How to Spot a Freelance Scam

  • Don't fall for an overpayment scam. No legitimate job would ever overpay a contractor and ask him/her to wire the money elsewhere. This is a common trick used by scammers.
  • Watch out for clients who won't meet in person or talk on the phone. You may be an excellent candidate for a job, but beware of offers made without talking first. Scammers use many excuses to avoid talking, ranging from having surgery, being out of the country or even being hearing impaired. If your "client" will only communicate through email or text message, that's a big red flag.
  • Watch out for bad grammar. Many scams targeting job seekers and freelancers operate overseas. Be wary of help wanted postings and emails written in poor English. 
  • If a job looks suspicious, search for it online. If the result comes up in other cities with the exact same post, it is likely a scam.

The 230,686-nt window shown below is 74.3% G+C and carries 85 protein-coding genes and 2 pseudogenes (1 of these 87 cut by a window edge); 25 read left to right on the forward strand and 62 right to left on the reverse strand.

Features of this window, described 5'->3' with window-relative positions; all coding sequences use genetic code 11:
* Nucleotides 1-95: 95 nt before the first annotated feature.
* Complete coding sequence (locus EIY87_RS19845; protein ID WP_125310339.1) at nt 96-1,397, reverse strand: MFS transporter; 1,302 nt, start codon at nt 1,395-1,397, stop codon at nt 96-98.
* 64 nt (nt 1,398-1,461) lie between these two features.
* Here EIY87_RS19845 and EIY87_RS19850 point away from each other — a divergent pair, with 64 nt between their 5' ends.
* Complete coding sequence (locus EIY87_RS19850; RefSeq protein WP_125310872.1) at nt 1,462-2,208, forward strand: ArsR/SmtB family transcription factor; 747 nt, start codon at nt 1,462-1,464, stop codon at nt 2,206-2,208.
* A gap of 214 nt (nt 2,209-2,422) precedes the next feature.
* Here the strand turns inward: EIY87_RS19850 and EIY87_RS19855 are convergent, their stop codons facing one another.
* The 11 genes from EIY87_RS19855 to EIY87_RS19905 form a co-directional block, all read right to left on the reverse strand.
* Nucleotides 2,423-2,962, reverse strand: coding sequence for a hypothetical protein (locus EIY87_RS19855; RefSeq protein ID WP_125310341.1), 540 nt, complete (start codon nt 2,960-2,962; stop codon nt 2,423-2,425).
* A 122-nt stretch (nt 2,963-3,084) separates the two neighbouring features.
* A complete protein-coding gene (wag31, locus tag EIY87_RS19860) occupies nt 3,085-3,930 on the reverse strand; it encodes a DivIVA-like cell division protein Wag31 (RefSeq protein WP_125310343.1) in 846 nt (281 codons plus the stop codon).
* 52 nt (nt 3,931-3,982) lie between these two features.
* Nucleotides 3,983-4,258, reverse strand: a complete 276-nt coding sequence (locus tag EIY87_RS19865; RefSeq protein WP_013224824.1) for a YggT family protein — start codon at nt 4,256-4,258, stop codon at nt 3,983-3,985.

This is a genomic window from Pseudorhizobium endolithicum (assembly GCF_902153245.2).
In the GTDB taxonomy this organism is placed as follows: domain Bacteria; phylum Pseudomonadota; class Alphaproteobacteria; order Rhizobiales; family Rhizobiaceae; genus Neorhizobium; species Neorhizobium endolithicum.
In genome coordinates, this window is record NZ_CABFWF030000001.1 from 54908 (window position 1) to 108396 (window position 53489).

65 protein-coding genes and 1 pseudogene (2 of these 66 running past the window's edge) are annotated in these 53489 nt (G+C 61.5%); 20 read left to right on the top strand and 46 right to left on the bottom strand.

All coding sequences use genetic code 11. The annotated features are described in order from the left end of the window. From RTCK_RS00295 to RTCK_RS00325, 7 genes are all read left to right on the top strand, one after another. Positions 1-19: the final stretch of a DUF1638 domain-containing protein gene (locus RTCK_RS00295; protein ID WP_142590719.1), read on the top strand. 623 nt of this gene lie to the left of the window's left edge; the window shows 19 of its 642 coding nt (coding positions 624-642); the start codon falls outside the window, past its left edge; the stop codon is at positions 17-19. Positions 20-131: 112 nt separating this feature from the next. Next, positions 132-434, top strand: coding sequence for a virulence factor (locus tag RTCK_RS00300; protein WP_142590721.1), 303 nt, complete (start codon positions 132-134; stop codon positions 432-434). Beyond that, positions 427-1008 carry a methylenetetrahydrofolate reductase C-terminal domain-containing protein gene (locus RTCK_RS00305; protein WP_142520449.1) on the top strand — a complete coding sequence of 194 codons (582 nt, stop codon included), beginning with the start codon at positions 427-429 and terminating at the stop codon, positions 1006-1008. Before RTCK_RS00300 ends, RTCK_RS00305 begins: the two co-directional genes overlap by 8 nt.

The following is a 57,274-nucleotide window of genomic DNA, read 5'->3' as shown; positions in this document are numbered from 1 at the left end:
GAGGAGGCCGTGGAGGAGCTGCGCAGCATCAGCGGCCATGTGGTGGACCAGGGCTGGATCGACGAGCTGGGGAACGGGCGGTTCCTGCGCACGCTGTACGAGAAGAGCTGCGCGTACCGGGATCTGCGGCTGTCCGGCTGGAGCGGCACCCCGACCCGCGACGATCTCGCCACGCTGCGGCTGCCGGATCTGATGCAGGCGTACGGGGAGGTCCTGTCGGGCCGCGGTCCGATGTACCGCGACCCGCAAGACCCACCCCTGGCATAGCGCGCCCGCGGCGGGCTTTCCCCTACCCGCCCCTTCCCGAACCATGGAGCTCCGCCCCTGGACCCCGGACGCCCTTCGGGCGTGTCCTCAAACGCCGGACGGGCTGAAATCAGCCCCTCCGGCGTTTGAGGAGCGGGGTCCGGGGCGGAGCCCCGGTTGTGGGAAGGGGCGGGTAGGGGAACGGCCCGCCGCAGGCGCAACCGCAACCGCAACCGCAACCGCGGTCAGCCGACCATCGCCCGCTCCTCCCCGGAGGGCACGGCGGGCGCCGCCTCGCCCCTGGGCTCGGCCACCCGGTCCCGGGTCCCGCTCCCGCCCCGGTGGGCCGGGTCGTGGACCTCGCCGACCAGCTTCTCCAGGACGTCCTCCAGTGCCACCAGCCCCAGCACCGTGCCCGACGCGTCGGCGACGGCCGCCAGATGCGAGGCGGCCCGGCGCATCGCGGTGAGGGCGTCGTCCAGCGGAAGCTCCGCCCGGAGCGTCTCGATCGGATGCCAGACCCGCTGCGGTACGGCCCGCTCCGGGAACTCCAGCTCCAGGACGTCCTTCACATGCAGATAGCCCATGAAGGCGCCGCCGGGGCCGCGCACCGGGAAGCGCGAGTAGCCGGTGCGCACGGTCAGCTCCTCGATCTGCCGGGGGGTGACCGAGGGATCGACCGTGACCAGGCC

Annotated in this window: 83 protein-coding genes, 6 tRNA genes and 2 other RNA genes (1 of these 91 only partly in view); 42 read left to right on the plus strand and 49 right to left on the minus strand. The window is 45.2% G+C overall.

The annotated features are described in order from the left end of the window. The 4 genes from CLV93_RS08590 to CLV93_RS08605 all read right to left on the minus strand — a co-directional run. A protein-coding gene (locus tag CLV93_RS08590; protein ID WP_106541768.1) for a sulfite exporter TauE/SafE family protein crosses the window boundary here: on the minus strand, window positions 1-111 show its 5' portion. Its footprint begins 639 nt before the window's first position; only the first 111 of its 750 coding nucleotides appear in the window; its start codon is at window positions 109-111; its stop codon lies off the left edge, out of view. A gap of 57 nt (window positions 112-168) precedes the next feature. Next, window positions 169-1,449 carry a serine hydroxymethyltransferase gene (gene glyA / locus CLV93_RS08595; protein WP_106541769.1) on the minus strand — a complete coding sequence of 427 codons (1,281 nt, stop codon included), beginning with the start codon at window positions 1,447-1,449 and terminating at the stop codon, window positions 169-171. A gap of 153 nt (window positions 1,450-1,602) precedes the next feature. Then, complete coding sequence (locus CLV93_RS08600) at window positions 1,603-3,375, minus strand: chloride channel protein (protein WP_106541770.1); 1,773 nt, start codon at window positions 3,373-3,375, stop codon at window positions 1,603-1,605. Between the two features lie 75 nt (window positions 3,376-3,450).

For More Information

Thanks to the Better Business Bureau Serving Connecticut for their work identifying this scam. Learn more about this scam here.

_____________________

The BBB is dedicated to fostering honest and responsive relationships between businesses and consumers in the U.S. and Canada, instilling consumer confidence and contributing to a trustworthy marketplace for all.

Buying a flood-damaged car could leave you high and dry